Native American tribes are pulling off many of the most successful coronavirus vaccination campaigns in the U.S., bucking stereotypes about tribal governments.
The big picture: Despite severe technological barriers, some tribes are vaccinating their members so efficiently, and at such high rates, that they've been able to branch out and offer coronavirus vaccines to people outside of their tribes.
Artificial intelligence is becoming a true industry, with all the pluses and minuses that entails, according to a sweeping new report.
Why it matters: AI is now in nearly every area of business, with the pandemic pushing even more investment in drug design and medicine. But as the technology matures, challenges around ethics and diversity grow.
Congress' effort to squelch misinformation is broadening to target the cable companies that bring right-wing networks like Newsmax, OANN and Fox News to Americans' screens.
Why it matters: Conspiracy theories, false election claims, anti-vaccination propaganda and other kinds of misinformation spread through a complex ecosystem: Lies bubble up online, then get amplified when cable news channels repeat them, then spread further via social media. Breaking the cycle will require more than just stricter content moderation by online platforms.
Wall Street's populist uprising, the Capitol siege and a strong U.S. anti-vaccination movement show the power of memes in spreading misinformation and influencing communities online.
Why it matters: For years, there's been growing concern that deepfakes (doctored pictures and videos) would become truth's greatest threat. Instead, memes have proven to be a more effective tool in spreading misinformation because they're easier to produce and harder to moderate using artificial intelligence.
Health officials are worried that misinformation about the COVID-19 vaccines and infertility will drive down vaccination rates among women, the Washington Post reports.
Why it matters: False claims about the vaccines are rampant, and threaten to prevent the U.S. from vaccinating enough people to put the pandemic safely behind us.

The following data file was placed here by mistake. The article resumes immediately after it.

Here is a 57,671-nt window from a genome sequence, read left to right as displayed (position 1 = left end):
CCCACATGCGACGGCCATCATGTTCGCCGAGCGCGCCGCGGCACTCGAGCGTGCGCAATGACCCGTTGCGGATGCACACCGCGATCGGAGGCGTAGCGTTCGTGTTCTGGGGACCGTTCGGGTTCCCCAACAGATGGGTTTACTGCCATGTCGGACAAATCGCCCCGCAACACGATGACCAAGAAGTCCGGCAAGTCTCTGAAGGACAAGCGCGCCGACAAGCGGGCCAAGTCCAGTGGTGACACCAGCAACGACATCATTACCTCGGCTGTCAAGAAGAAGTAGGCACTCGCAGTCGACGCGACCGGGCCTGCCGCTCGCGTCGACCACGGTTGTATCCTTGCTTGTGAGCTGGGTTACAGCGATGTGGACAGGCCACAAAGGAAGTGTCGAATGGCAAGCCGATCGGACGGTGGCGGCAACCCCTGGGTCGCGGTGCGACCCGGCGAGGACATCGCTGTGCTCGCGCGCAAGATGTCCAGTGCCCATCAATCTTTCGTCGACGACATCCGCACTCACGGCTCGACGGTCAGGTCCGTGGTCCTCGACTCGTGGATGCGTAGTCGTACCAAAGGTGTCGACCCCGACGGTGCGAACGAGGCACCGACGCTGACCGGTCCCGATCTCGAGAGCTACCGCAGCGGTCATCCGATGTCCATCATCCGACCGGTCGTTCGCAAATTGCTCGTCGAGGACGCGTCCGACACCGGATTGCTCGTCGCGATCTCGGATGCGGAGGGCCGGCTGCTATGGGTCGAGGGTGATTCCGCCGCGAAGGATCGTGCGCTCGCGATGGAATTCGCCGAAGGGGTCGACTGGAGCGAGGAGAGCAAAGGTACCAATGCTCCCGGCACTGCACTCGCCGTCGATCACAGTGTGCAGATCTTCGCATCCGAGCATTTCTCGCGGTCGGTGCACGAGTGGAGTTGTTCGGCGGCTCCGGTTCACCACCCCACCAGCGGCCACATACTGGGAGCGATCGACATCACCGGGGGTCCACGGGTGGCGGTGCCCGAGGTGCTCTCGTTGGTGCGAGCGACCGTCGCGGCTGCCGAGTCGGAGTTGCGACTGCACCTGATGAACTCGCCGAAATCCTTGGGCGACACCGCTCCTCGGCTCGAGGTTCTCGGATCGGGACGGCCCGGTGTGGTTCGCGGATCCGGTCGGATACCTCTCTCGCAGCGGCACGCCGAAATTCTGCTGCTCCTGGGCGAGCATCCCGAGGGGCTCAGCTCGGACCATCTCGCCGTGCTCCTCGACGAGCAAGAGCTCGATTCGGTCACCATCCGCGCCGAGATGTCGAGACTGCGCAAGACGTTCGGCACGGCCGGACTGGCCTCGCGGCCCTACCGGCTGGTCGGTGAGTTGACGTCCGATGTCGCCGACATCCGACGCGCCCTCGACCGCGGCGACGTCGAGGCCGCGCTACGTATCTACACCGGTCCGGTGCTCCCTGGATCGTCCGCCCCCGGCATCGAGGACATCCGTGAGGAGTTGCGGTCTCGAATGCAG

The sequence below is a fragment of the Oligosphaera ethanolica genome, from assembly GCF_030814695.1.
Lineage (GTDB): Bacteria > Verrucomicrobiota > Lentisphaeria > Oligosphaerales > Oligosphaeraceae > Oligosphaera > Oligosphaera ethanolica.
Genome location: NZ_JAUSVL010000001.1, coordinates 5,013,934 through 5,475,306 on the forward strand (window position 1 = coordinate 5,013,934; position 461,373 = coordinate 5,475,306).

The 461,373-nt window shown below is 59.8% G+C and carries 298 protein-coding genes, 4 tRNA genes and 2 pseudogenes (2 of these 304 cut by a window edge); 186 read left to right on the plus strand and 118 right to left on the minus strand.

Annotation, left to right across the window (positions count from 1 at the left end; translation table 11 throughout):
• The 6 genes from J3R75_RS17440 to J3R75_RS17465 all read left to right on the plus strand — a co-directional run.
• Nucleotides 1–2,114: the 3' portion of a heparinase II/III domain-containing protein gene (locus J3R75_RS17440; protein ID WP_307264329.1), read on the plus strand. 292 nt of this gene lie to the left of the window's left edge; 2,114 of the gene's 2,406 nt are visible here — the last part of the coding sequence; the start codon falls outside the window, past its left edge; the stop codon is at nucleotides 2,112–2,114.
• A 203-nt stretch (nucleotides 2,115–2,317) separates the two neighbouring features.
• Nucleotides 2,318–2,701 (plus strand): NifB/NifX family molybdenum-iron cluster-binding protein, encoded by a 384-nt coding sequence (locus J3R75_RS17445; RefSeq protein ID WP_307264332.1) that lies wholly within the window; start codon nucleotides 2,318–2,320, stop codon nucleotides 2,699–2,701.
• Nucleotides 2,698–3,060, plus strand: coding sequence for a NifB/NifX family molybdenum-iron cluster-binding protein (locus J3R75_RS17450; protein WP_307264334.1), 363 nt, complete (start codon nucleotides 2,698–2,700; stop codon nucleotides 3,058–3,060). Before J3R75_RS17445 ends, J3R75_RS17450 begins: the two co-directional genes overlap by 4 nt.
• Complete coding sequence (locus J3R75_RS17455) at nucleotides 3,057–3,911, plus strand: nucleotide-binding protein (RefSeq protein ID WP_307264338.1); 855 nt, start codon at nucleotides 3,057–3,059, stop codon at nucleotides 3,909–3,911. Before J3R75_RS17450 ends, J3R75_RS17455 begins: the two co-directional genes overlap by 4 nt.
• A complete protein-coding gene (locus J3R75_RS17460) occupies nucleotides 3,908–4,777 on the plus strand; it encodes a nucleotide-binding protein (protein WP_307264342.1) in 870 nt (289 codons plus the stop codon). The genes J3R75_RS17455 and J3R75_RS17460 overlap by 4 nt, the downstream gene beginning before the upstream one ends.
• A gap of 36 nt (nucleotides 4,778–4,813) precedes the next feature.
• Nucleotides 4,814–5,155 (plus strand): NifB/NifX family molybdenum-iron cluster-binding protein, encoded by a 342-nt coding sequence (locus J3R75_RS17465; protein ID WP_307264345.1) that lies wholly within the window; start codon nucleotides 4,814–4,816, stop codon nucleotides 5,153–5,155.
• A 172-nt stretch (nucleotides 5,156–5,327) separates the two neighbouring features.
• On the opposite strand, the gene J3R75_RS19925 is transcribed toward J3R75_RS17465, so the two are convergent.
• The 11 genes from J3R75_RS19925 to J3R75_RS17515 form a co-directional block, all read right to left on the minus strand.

China, Russia and Iran — drawing on one another’s online disinformation — amplified false theories that the COVID-19 virus originated in a U.S. bioweapons lab or was designed by Washington to weaken their countries, according to a nine-month investigation by AP and the Atlantic Council’s DFRLab.
Why it matters: Through a series of overlapping, if slapdash, efforts, America's global adversaries benefited from mutually reinforcing counter-narratives propagated online that aimed to falsely place responsibility for the pandemic on the U.S. and often to sow doubt on its actual origin within China.
Facebook on Monday became the latest in a run of tech firms and media outlets taking action to stem the tide of COVID-19 vaccine misinformation, but experts worry the scramble to limit vaccination skepticism may be too little, too late.
Why it matters: "With all of these press releases, what we don't understand is, how is it actually going to be operationalized?" says Claire Wardle, the U.S. director of anti-misinformation nonprofit First Draft. "Anti-vaxxers have historically always figured out where the policy guidelines are and figure out a way around them."
It will take an all-out national effort to dismantle the radicalization pipeline that has planted conspiracy theories in the heads of millions of Americans and inspired last month's attack on the Capitol, experts tell Axios.
Two key measures that could make a difference:
A majority of Americans think social media "has played a role in radicalizing people," according to a new poll from Accountable Tech and Greenberg Quinlan Rosner shared exclusively with Axios.
The big picture: As misinformation proliferates online about COVID-19, vaccines and politics, social platforms are walking a tightrope between protecting freedom of speech and tamping down the flow of misleading content.
Facebook says it will take tougher action during the pandemic against claims that vaccines, including the COVID-19 vaccination, are not effective or safe.
Why it matters: It's a partial reversal from Facebook's previous position on vaccine misinformation. In September, Facebook CEO Mark Zuckerberg said the company wouldn't target anti-vaccination posts the same way it has aggressively cracked down on COVID misinformation.